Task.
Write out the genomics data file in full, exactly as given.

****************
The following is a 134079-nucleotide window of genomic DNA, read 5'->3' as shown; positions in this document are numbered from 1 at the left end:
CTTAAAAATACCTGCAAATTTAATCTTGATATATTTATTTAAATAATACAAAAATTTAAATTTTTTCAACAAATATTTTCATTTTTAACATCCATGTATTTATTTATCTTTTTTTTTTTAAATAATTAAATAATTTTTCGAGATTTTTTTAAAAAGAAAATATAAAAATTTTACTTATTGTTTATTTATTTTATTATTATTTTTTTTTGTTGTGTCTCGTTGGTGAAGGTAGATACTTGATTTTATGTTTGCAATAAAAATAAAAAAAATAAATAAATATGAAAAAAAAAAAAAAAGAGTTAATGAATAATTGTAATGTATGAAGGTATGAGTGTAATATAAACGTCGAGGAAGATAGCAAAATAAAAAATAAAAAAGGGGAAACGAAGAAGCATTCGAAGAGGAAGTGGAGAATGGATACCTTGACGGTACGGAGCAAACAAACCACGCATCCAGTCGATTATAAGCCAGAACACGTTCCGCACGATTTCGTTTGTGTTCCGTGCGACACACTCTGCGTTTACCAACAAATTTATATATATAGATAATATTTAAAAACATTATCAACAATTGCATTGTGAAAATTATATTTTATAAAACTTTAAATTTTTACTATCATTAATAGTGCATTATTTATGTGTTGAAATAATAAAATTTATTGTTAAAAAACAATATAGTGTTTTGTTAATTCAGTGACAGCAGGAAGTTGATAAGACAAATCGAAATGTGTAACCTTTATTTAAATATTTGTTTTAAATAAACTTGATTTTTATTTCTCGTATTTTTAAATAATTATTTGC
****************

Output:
The following is a 134079-nucleotide window of genomic DNA, read 5'->3' as shown; positions in this document are numbered from 1 at the left end:
CTTAAAAATACCTGCAAATTTAATCTTGATATATTTATTTAAATAATACAAAAATTTAAATTTTTTCAACAAATATTTTCATTTTTAACATCCATGTATTTATTTATCTTTTTTTTTTTAAATAATTAAATAATTTTTCGAGATTTTTTTAAAAAGAAAATATAAAAATTTTACTTATTGTTTATTTATTTTATTATTATTTTTTTTTGTTGTGTCTCGTTGGTGAAGGTAGATACTTGATTTTATGTTTGCAATAAAAATAAAAAAAATAAATAAATATGAAAAAAAAAAAAAAAGAGTTAATGAATAATTGTAATGTATGAAGGTATGAGTGTAATATAAACGTCGAGGAAGATAGCAAAATAAAAAATAAAAAAGGGGAAACGAAGAAGCATTCGAAGAGGAAGTGGAGAATGGATACCTTGACGGTACGGAGCAAACAAACCACGCATCCAGTCGATTATAAGCCAGAACACGTTCCGCACGATTTCGTTTGTGTTCCGTGCGACACACTCTGCGTTTACCAACAAATTTATATATATAGATAATATTTAAAAACATTATCAACAATTGCATTGTGAAAATTATATTTTATAAAACTTTAAATTTTTACTATCATTAATAGTGCATTATTTATGTGTTGAAATAATAAAATTTATTGTTAAAAAACAATATAGTGTTTTGTTAATTCAGTGACAGCAGGAAGTTGATAAGACAAATCGAAATGTGTAACCTTTATTTAAATATTTGTTTTAAATAAACTTGATTTTTATTTCTCGTATTTTTAAATAATTATTTGC